The Founding and the Press

Guest Submission by: Gene Brown

Thomas Jefferson was not a proponent of a large central government.

“When the people fear their government, there is tyranny; when the government fears the people, there is liberty.”

He also supported a watch dog element to keep an eye on government, and let the citizenry know what government was up to:

“The basis of our governments being the opinion of the people, the very first object should be to keep that right; and were it left to me to decide whether we should have a government without newspapers or newspapers without a government, I should not hesitate a moment to prefer the latter. But I should mean that every man should receive those papers and be capable of reading them.”

Thomas Jefferson to Edward Carrington, 1787

Obviously, many other founders felt similarly, because the independence of news agencies (press) is ensured in the Bill of Rights.

With the advent of radio, television, and now internet, it is appropriate to expand the term “newspapers” to include journalists or reporters of every stripe. 

Our Founders saw wisdom in having an independent body monitor our government, and call our elected representatives to task when they attempt or actually carry out something they shouldn’t.  This body should, in turn, inform the electorate.  This entity, as logic should dictate, needs to be apolitical.

Somewhere in our history though, the press has broken covenant with the voters and has chosen sides.

For example, the news industry should have been as enthusiastic investigating the Clinton administration as they were investigating the Nixon administration.  Journalists fervently poured over George Bush’s cheerleading days in college; that same fervor should have been used to find out the academic grades of Barrack Obama.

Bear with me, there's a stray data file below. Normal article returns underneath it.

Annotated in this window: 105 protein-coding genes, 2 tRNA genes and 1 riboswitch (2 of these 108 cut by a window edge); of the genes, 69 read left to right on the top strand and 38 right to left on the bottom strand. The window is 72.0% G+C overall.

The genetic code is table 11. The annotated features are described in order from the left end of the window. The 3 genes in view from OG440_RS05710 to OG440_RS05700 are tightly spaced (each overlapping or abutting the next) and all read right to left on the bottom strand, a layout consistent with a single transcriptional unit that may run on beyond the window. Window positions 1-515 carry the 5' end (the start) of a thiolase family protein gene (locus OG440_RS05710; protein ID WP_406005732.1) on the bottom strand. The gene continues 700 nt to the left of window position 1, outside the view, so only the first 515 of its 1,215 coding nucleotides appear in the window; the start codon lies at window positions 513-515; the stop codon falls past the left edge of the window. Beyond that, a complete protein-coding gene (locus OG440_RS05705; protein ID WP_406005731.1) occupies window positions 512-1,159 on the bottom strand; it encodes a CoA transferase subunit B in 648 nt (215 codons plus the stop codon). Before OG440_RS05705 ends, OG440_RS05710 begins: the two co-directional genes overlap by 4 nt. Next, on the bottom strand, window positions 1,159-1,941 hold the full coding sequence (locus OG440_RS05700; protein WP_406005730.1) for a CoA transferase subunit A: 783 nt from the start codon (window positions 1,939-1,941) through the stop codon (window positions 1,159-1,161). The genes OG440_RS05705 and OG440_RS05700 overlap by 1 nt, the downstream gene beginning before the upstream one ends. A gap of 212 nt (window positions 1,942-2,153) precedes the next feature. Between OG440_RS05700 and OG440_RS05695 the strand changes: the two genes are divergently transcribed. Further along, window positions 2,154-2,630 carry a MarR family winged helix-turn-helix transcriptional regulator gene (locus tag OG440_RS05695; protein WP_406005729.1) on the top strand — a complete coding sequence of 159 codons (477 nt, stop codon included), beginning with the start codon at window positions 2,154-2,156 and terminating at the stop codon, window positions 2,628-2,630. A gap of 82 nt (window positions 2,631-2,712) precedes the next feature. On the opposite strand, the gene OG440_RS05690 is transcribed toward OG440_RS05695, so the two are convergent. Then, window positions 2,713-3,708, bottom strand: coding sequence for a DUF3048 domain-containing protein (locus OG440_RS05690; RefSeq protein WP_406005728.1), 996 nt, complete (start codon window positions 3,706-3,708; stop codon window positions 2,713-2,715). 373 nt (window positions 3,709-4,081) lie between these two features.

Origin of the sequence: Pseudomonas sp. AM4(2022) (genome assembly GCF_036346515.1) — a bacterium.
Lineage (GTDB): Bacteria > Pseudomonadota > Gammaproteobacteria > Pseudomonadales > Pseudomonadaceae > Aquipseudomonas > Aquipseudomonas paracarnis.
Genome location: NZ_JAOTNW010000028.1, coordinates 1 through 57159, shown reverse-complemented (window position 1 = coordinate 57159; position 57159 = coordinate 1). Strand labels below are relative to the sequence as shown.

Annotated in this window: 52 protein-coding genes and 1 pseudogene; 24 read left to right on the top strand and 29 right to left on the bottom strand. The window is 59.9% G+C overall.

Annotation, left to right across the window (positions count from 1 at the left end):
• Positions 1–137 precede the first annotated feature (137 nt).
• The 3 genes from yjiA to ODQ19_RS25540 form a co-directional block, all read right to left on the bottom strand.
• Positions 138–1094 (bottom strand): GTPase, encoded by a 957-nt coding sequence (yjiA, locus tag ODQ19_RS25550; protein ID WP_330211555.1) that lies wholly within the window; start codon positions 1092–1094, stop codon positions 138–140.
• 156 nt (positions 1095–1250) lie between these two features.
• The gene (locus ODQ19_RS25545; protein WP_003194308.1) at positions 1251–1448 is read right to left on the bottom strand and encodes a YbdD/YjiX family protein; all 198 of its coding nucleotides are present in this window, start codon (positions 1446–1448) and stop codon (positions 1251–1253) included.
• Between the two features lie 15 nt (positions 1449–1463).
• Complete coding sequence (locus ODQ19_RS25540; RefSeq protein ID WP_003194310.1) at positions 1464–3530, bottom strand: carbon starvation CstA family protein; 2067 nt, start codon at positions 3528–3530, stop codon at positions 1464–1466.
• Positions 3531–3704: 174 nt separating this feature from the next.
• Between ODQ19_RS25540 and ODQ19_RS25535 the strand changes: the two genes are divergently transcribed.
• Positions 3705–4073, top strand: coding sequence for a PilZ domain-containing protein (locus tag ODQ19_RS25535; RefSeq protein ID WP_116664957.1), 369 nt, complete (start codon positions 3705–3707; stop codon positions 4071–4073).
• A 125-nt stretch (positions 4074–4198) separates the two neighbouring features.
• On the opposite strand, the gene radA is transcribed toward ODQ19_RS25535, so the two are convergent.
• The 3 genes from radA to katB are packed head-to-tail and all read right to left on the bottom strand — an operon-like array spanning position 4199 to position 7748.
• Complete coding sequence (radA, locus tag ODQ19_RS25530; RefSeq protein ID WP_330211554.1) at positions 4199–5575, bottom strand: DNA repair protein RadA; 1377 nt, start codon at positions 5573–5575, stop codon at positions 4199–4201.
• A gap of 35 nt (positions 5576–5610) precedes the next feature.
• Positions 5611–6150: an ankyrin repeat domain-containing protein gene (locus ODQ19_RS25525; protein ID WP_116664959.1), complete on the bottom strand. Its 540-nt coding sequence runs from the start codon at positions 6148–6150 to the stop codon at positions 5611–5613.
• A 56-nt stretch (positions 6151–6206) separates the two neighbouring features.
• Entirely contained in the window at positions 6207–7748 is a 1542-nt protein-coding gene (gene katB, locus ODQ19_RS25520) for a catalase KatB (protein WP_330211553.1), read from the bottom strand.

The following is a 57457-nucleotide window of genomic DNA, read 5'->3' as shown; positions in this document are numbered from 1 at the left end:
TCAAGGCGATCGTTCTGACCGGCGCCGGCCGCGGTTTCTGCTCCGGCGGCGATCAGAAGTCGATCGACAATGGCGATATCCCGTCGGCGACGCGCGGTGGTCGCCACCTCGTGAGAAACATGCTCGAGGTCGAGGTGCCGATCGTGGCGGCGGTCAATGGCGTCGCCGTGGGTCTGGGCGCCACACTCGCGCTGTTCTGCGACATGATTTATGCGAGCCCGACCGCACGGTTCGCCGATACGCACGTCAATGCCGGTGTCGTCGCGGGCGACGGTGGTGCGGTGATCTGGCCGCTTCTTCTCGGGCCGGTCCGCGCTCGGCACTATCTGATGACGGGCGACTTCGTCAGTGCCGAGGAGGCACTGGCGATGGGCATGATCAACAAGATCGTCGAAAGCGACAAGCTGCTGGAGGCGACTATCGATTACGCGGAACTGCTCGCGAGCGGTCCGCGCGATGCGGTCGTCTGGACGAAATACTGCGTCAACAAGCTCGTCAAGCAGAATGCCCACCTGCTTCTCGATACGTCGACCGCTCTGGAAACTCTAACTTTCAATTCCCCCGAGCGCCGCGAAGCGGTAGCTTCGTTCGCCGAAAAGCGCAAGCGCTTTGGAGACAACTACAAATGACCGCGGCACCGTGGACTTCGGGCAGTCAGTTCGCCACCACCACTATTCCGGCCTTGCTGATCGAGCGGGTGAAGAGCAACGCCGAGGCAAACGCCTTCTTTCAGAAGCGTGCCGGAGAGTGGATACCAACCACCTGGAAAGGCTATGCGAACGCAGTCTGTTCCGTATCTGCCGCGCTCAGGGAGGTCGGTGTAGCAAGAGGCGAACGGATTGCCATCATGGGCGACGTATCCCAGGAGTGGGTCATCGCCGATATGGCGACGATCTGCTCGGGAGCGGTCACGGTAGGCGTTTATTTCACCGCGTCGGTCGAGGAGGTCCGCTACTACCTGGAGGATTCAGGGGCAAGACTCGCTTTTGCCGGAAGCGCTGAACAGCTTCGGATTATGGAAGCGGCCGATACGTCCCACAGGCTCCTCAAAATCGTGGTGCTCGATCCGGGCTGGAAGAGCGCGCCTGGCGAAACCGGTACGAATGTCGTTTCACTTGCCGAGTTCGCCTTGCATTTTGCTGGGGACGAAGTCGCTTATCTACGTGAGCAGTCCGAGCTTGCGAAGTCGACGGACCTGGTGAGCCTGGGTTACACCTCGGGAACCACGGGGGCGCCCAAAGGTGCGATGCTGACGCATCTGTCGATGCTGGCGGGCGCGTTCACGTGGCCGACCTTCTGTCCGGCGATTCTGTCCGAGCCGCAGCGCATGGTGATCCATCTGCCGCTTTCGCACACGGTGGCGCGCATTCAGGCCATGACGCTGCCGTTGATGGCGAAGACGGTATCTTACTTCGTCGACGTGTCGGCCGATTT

Journalists get to select topics and explain why we should be outraged and reporters decide how to define compassion.  After every political debate or speech, commentators broadcast an additional thirty minutes and explain to us commoners what was really said or meant.

We have witnessed seemingly respected journalistic institutions conceal information that would have been damaging to particular politicians.  In 2004, The Oregonian  failed to act on evidence that former Democratic Governor Neil Goldschmidt committed statutory rape with his 14-year old babysitter.

We have seen national television newscasters base an investigation and conclusion on material that was later deemed forged.  During the 2004 US presidential campaign, CBS produced a report using forged documents during a September 8, 2004, 60 Minutes Wednesday report on President George W. Bush’s Vietnam-era service record.

Most recently, National Public Radio has not just reported the news, they became the news.  Executives from NPR were recorded on video voicing disparaging and insulting remarks about the Republican Party and the Tea Party, and ensuring a “Muslim Charity” that their donations could be shielded from scrutiny.

We have a responsibility to monitor our government to maintain our liberties, and the press has a responsibility to help us.  Right now it appears that both of them are agin’ us!

That’s my nickel.



(460 Posts)

Leave a Reply